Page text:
The Heart of the Matter

Note: Nothing new to read here — just thinking out loud and boiling things down.

The rules of safe movement are these:

  1. First come, first served.
  2. Drive on the right.
  3. Pass on the left.

Everything should follow from these rules. Everything includes (but is not limited to):

  1. Traffic laws
  2. Traffic controls
  3. Engineering of streets and roads.
  4. Driver behavior.

Laws, controls, and engineering should never put any street/road user into the position of having to, or feeling the need to, violate the rules of safe movement. One essential test of laws, controls, and engineering is that these do not direct, encourage, or suggest street/road users violate the rules of safe movement.

Driver behavior must include proper obligations and expectations that follow from the rules of safe movement (operative word: safe):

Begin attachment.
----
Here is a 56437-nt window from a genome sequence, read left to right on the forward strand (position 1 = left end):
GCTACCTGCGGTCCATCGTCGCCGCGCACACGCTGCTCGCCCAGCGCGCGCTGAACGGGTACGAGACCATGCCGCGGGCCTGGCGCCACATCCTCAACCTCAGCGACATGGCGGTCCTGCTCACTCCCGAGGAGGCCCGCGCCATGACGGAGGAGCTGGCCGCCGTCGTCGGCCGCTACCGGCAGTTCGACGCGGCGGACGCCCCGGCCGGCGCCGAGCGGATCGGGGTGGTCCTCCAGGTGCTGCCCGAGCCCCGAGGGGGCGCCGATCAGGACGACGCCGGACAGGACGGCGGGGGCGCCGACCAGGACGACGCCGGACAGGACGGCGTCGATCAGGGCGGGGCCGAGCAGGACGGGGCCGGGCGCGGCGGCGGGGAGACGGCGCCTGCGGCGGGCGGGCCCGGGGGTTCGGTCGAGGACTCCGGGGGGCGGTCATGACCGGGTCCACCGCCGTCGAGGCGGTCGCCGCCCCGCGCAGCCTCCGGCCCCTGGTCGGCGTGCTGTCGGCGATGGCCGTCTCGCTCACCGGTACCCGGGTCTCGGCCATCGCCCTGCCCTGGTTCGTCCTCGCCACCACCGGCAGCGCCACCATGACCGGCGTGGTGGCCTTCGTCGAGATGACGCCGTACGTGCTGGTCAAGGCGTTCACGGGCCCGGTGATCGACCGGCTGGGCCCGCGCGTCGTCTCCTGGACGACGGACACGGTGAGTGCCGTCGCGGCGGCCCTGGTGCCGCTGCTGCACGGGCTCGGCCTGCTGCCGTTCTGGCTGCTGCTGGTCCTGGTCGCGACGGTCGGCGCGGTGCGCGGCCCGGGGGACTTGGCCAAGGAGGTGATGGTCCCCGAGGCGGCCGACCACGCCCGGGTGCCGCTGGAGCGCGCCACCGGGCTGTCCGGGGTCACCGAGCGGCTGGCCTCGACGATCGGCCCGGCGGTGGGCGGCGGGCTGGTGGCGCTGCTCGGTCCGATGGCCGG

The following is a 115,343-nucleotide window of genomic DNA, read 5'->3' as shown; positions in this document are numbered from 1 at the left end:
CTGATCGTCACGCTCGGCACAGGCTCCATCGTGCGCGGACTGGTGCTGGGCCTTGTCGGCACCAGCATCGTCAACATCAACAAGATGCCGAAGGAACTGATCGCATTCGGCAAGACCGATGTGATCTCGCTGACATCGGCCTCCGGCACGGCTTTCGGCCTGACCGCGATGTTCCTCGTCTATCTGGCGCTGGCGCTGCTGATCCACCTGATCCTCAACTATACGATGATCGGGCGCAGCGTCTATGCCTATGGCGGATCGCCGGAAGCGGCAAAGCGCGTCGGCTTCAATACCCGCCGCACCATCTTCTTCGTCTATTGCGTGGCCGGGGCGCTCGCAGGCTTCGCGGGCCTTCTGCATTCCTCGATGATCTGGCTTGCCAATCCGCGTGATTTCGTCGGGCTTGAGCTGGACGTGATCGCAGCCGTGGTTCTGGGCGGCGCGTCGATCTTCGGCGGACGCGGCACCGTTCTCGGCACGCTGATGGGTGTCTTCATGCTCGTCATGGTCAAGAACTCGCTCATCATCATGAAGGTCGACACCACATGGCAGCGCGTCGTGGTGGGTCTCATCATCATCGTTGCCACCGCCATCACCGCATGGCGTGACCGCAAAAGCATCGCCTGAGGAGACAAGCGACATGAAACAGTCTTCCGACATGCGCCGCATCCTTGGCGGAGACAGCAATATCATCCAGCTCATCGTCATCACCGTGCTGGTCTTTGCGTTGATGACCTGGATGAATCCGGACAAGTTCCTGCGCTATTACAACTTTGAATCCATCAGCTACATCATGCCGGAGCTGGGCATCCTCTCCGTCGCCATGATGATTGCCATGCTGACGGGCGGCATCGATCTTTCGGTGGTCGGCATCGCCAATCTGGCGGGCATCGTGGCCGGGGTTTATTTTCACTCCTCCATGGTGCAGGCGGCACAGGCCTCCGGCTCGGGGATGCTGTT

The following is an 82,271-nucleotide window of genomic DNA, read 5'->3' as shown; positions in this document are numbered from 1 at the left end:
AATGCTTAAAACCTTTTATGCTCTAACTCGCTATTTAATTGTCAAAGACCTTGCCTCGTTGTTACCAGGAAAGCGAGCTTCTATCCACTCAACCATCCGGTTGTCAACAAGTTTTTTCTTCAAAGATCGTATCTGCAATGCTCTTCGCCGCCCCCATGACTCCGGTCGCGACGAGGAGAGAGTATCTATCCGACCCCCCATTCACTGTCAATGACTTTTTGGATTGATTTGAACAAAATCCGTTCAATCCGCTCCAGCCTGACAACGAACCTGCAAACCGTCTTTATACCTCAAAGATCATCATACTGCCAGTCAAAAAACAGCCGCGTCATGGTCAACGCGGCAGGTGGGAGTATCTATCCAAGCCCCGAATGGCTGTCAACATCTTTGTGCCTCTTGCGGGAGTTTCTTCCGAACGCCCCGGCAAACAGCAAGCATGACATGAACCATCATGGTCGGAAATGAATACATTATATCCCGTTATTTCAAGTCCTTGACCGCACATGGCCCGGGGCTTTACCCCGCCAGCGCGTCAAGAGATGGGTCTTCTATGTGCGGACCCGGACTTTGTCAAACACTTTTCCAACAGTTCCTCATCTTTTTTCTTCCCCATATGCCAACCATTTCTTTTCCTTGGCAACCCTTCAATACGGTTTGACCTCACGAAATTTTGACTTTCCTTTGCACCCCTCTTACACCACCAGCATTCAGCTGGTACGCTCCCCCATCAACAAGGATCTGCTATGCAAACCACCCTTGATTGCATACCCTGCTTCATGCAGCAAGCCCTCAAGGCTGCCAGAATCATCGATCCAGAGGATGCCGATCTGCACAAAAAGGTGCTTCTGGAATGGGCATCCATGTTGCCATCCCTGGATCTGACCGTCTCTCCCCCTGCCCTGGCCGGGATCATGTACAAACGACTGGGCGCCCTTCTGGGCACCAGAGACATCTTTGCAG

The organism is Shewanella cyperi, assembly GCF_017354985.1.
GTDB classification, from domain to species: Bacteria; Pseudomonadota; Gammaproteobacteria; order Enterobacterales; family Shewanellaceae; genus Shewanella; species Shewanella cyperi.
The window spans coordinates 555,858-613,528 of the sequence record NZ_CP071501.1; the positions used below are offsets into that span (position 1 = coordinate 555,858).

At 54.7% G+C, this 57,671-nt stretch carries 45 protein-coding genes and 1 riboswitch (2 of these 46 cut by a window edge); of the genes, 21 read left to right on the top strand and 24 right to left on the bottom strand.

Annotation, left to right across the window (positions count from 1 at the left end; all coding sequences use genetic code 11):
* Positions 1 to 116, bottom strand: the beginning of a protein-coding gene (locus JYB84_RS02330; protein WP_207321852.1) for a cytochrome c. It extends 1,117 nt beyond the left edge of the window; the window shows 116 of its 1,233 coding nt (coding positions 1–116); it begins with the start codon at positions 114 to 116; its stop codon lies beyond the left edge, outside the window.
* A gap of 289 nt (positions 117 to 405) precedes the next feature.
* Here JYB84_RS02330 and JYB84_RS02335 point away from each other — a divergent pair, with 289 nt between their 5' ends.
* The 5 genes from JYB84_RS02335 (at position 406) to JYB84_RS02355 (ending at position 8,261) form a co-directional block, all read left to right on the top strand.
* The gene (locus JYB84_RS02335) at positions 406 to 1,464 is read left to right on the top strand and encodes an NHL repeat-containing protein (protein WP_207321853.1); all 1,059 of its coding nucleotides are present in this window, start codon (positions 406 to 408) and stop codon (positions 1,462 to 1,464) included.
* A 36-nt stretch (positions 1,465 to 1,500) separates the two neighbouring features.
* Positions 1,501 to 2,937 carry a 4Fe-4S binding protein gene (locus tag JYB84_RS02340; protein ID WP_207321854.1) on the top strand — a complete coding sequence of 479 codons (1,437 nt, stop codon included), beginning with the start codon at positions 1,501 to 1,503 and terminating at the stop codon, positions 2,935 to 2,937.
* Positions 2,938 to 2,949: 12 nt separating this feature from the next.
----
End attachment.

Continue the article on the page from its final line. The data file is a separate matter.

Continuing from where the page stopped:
• There is one obligation: Ensure your behavior creates a safe environment for all street/road users. (example)
  • There is one expectation: That other road users are meeting their one obligation.

Beyond the rules of safe movement and the obligation/expectation, there exists in traffic no other expectations or guarantees. For example, no street/road user has any right to expect to go any particular place at any particular speed in any particular amount of time. To believe that one does have the right to go any particular place at any particular speed in any particular amount of time is, at a minimum, discourteous. (The adjective I prefer here is “totally freaking outrageous,” but I understand I must be “reasonable.”)

To the extent that drivers of all vehicles (and all other street/road users) embrace 1) the rules of safe movement  and 2) the obligation/expectation is the extent to which we have a safe street/road network that operates with a culture of care and respect. To the extent that laws, controls, and engineering use the rules of safe movement as an essential characteristic is the extent to which we have a safe street/road network that operates with a culture of care and respect.